We’ve blogged about Nutanix in the past. In fact, we’ve written a lot about them. But some companies and products are worth talking about and deserve more than just 15 minutes of fame. That’s because sometimes, a company brings forth an idea that changes everything. Nutanix is one of those companies. Nutanix helped revolutionize the data center by integrating compute, networking, storage, and hypervisor software into one package. Suddenly, multiple components that had been dispersed throughout multiple racks are now compressed into a single appliance. This condensed footprint simplified the processes of purchasing, deployment, and management. Hyperconverged Infrastructure has proven itself to be the next step in the evolution of the data center. Dheeraj Pandey, Chairman, Founder and CEO of Nutanix, says it best:
Posts by Mark Gabryjelski
The software defined data center (SDDC) has been used by many companies and people since 2012. The idea of this concept involved virtualizing the components most critical to data center operations. The three angles these technologies work to simplify and combine are compute, storage, and network functionalities. SDDC can:
It’s great to have a new car, but regardless of if it’s a Range Rover, Mercedes, or Maserati, there will be problems if the oil is never changed. A software defined data center (SDDC) operates on similar principles. There may be great use cases and data pushing for SDDC, but if proper management and maintenance isn’t utilized, those far reaching benefits will never be had.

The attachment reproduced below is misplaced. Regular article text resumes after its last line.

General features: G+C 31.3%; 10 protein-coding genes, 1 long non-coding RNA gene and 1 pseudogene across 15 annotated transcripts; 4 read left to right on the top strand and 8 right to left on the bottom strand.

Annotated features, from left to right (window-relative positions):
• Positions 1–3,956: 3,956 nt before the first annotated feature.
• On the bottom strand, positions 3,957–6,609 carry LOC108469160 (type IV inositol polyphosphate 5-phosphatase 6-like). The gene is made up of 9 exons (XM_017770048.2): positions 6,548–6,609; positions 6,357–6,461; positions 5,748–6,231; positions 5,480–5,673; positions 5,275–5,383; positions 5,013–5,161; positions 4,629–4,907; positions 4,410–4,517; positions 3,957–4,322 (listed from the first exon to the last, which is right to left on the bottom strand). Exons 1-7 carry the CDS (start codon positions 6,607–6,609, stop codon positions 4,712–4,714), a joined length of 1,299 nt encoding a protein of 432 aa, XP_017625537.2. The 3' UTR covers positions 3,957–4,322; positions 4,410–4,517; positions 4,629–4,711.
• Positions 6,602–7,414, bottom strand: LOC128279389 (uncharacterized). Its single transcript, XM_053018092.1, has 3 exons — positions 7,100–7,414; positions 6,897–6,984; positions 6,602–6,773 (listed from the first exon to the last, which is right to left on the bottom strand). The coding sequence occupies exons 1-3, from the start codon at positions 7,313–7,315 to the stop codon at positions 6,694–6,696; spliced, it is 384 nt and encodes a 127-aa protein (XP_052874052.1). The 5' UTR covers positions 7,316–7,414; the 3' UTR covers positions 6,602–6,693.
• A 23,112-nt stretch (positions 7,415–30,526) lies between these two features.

Nutanix was one of the first hyperconverged infrastructure solutions. People like asking about sizing, scaling, and adding nodes during initial HCI discussions, but hyperconvergence with Nutanix is much more than that. HCI is good for everything from VDI to desktop delivery and mission critical business apps.
VMware’s vSphere, the composition of vCenter and its ESXi hosts used to run workloads and containers, has experienced dominance in the IT landscape. There has been talk for years about extending a vSphere environment into the world of public cloud and not being required to run all of this separately through other means. There are many ways to achieve a cloud strategy, and fortunately, VMware accomplishes all of this with vSphere. This post focuses on one of the ways to achieve this type of public cloud strategy with VMware Cloud, which offers VMware on Amazon Web Services (AWS). This is a full SDDC (Software Defined Data Center) offering covering compute, storage, and networking capabilities.
Two months ago, Gartner devoted a Magic Quadrant for the Hyperconverged Infrastructure market and placed Nutanix as the leader in the upper right-hand corner. On top of its recognized leadership status, Nutanix serves as the #1 HCI market share leader. The recognition of the HCI industry is of no surprise as Gartner predicts that 20 percent of business-critical applications currently deployed on three-tier infrastructure will transition to hyperconverged infrastructure by 2020. HCI is a new type of IT framework architecture that combines compute, storage, networking, and software-defined intelligence into a single system that reduces data center complexity while increasing scalability.
If you’re serious about making a successful move to hybrid cloud, now’s the time to make progress in each of these five areas.